Out of curiosity, what do you think "and subject to the jurisdiction thereof" means?

Personally, I believe "subject to the jurisdiction therof" means any person that the Federal or State governments have jurisdictional authority over.  If you can be arrested for murder by the FBI or any State Police, you are under the jurisdiction of the United States.  This, IMO, means everyone except foreign dignitaries here in diplomatic jobs. 

I understand it originally was put this way to mean everyone except Native Americans, who were not under US Jurisdiction while living in Tribal Territory, and still enjoy some degree of sovereignty inside the United States.  Of course, we made all the Indians citizens of the United States in 1924 with the Indian Citizen Act.  It was specifically stipulated that they were made citizens since they were born within the United States.

Looking at this, it’s not as clear as I originally thought. There are other federal court rulings shortly after the 14th amendment passed that specifically call out that being born on US soil is not sufficient to confer citizenship. I still think it’s pretty weak and don’t see such an EO surviving.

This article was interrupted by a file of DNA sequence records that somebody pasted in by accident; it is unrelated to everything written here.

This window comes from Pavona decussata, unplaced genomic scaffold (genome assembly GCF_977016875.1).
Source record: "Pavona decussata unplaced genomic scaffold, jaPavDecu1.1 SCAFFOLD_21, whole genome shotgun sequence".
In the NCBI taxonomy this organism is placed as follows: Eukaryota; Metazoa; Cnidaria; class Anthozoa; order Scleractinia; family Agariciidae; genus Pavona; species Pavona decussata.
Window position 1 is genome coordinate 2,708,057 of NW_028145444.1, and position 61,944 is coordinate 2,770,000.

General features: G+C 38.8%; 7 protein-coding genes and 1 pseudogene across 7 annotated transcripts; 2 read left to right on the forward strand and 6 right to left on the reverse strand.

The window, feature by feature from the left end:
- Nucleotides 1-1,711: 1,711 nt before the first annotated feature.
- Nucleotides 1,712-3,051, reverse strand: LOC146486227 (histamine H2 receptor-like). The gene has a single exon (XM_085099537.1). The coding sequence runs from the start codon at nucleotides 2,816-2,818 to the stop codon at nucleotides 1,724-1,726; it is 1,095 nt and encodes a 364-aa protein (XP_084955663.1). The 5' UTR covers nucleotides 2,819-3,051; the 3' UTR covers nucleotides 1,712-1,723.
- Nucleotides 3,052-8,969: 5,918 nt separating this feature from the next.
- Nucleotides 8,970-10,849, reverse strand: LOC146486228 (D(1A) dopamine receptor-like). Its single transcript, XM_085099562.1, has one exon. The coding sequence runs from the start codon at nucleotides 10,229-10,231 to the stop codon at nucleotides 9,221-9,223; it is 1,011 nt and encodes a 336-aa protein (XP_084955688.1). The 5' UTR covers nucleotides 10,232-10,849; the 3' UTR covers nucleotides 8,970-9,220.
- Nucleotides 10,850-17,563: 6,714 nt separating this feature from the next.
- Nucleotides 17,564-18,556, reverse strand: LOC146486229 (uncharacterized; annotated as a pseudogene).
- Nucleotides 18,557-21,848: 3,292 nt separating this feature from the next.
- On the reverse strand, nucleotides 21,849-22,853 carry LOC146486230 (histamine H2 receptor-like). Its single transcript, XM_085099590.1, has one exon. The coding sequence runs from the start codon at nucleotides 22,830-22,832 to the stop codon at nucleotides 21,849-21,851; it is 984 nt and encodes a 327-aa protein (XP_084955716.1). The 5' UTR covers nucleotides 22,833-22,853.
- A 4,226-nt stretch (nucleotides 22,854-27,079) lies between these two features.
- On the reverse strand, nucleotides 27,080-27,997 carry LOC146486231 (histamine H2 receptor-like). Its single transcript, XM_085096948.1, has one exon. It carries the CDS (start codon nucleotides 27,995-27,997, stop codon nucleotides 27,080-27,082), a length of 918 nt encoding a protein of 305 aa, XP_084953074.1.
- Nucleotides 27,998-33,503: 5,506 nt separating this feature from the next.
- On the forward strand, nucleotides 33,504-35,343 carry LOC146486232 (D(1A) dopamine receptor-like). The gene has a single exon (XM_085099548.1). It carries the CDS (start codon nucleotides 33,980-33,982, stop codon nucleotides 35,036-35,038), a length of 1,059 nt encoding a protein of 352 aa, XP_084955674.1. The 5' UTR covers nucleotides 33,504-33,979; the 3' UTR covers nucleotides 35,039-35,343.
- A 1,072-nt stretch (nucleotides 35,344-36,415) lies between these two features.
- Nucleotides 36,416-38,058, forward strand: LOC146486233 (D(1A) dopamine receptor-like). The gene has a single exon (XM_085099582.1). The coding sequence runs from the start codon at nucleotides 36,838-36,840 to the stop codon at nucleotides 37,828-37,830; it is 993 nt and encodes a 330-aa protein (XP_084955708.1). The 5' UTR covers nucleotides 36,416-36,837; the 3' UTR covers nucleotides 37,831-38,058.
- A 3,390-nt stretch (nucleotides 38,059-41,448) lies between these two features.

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Thus there are two components to American citizenship: birth or naturalization in the U.S. and being subject to the jurisdiction of the U.S. Today, we somehow have come to believe that anyone born within the geographical limits of the U.S. is automatically subject to its jurisdiction; but this renders the jurisdiction clause utterly superfluous. If this had been the intention of the framers of the 14th Amendment, presumably they would have said simply that all persons born or naturalized in the U.S. are thereby citizens.

Indeed, during debate over the amendment, Senator Jacob Howard, the author of the citizenship clause, attempted to assure skeptical colleagues that the language was not intended to make Indians citizens of the United States. Indians, Howard conceded, were born within the nation’s geographical limits, but he steadfastly maintained that they were not subject to its jurisdiction because they owed allegiance to their tribes and not to the U.S. Senator Lyman Trumbull, chairman of the Senate Judiciary Committee, supported this view, arguing that “subject to the jurisdiction thereof” meant “not owing allegiance to anybody else and being subject to the complete jurisdiction of the United States.”

Jurisdiction understood as allegiance, Senator Howard explained, excludes not only Indians but “persons born in the United States who are foreigners, aliens, who belong to the families of ambassadors or foreign ministers.”* Thus, “subject to the jurisdiction” does not simply mean, as is commonly thought today, subject to American laws or courts. It means owing exclusive political allegiance to the U.S.